A debut novel about a Brooklyn Heights wife and mother who has embezzled a small fortune from her children's private school and makes a run for it, leaving behind her trust fund poet husband, his maybe-secret lover, her two daughters, and a school board who will do anything to find her.
Half of the delight in Emily Culliton’s wholly delightful debut novel, The Misfortune of Marion Palm, lies in the way the book, like its title character, defies expectations at every turn ...Marion’s ordinary appearance and her extraordinary talent for appropriating other people’s money, are fundamental to her character and therefore to the book’s designs ... The plot, taken together with the novel’s short, immersive chapters and the escalating risks that confront Marion and her family, locates The Misfortune of Marion Palm somewhere on the thriller continuum ...the book is also sunnier than that suggests, part satire and part Odyssey into the humbler precincts of Brooklyn...skip from past to present and from character to character as if Culliton had carefully plotted the novel on a stack of index cards and then flung the whole thing into the air ... All of this makes for a witty, sneakily feminist kind of crime story.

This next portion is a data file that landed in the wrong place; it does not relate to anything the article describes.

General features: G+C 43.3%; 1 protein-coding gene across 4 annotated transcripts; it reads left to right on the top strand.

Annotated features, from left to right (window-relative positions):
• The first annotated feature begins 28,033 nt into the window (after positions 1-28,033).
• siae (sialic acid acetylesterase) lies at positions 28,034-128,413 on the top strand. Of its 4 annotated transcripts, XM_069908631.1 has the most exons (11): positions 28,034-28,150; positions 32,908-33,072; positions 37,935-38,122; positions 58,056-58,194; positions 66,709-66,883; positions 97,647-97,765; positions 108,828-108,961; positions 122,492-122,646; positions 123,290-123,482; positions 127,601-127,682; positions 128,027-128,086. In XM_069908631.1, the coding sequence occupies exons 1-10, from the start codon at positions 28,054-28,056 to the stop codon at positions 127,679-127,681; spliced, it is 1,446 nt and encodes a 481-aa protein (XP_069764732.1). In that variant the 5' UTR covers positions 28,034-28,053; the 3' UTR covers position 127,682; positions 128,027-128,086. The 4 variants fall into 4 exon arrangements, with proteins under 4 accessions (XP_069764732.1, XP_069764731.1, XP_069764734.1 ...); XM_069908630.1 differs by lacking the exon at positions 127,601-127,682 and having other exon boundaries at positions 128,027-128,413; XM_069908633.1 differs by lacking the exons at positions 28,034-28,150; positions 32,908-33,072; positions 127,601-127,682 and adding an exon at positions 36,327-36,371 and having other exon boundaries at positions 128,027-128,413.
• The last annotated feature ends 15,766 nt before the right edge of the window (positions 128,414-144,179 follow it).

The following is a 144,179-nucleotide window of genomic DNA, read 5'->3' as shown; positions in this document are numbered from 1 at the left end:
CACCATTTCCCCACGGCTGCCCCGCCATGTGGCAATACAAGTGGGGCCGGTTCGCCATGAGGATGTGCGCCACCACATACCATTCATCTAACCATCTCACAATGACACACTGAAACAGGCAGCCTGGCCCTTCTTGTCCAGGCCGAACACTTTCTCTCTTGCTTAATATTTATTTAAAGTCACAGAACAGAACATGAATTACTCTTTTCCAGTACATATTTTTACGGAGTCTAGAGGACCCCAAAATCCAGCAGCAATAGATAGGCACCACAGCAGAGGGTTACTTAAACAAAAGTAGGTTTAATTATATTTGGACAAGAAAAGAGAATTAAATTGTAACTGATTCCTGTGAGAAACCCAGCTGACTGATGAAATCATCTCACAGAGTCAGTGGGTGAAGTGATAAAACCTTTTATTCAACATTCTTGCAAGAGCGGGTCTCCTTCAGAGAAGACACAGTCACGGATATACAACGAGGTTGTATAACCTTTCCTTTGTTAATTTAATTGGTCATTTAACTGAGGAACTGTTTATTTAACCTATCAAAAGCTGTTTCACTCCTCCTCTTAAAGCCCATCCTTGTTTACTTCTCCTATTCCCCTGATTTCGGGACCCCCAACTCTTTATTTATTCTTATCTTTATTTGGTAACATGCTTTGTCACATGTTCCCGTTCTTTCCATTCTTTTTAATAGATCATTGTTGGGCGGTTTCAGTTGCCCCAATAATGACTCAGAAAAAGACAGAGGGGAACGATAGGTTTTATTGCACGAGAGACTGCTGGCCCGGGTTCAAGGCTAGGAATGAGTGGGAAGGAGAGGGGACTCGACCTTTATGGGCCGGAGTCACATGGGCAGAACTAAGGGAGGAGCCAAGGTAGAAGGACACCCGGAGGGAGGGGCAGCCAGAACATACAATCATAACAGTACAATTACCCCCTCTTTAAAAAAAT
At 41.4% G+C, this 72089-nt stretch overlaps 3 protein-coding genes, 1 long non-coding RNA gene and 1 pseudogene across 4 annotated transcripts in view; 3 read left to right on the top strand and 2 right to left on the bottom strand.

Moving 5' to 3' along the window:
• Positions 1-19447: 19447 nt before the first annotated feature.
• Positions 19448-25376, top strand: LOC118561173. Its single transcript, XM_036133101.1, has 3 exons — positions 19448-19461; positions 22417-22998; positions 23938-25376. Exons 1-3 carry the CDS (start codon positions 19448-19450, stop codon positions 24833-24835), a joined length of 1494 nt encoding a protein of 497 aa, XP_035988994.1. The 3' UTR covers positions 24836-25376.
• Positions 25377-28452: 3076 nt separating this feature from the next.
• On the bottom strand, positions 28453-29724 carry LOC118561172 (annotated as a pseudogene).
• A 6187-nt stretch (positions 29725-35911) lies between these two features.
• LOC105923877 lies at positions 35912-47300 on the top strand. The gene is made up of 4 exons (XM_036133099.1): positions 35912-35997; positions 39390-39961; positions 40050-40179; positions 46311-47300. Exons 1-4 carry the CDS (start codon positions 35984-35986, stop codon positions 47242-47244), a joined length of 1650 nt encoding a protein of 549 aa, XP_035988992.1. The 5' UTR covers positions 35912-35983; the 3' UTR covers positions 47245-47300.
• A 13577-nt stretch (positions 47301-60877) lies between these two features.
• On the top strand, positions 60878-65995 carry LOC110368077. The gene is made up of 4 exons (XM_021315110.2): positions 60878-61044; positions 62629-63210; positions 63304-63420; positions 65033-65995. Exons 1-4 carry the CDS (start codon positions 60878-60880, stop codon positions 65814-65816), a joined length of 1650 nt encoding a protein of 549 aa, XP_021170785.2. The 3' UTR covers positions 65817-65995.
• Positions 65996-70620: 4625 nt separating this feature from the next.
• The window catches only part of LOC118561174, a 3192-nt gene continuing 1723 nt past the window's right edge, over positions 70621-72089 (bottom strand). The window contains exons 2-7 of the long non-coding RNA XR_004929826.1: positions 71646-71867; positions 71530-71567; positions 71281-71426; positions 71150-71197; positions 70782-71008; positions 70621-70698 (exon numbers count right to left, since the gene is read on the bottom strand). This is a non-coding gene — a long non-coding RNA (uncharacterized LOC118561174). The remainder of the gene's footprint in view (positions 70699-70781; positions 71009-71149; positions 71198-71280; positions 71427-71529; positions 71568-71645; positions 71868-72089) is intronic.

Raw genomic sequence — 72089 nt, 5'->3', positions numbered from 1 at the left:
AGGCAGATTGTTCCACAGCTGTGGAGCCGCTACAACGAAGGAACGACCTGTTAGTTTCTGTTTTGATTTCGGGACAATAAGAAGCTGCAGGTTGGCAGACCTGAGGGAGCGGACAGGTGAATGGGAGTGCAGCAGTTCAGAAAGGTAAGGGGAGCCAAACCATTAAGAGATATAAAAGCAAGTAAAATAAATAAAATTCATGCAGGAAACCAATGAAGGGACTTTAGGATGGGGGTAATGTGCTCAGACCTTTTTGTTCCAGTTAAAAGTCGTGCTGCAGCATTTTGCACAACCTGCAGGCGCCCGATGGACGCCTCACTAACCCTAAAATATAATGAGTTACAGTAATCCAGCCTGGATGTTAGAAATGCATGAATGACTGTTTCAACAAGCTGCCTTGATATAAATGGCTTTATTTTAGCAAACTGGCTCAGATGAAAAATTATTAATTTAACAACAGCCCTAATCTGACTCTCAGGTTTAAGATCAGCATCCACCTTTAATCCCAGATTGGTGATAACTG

Although Culliton has set her cranky and humorous debut novel in the borough of her birth, she avoids the pratfalls of her peers ... Culliton aims to expose the lie of polite society, Brooklyn-based or otherwise, its barely suppressed derangements and contradictions. Locked within each character: an ugly secret self she tries feverishly to suppress, one fomented by her poisonous surroundings...Culliton delights in ripping masks clean off ... Although Nathan’s character could fall easily into parody or cliché, his profound confusion and deep denial help lend pathos to the story. 'Perhaps it’s now time to discuss Marion,' he muses, days after her disappearance. 'Maybe this will sort itself out.' Spoiler: It does in a fashion, in a way that won’t allow Nathan, nor we readers, to soon forget it.
...funny, pointed and very smart. With its madcap plot (embezzling mom goes on the lam), its dry tone, and its sly digs at upper-crust culture, the book does for Brooklyn what the novels of Maria Semple do for Seattle. The title character, Marion Palm, has no apparent moral center and few likable qualities, and yet you will root hard for her — Culliton is that good at revealing what makes her tick, earning Marion our empathy, if not our admiration ... This is a hugely entertaining book, a page-turner, laugh-out-loud funny in some parts. But it is also a study in loneliness and family dysfunction, selfishness, motherhood (and fatherhood), and the sad way that it is so easy for anyone — homely or not — to be rendered invisible.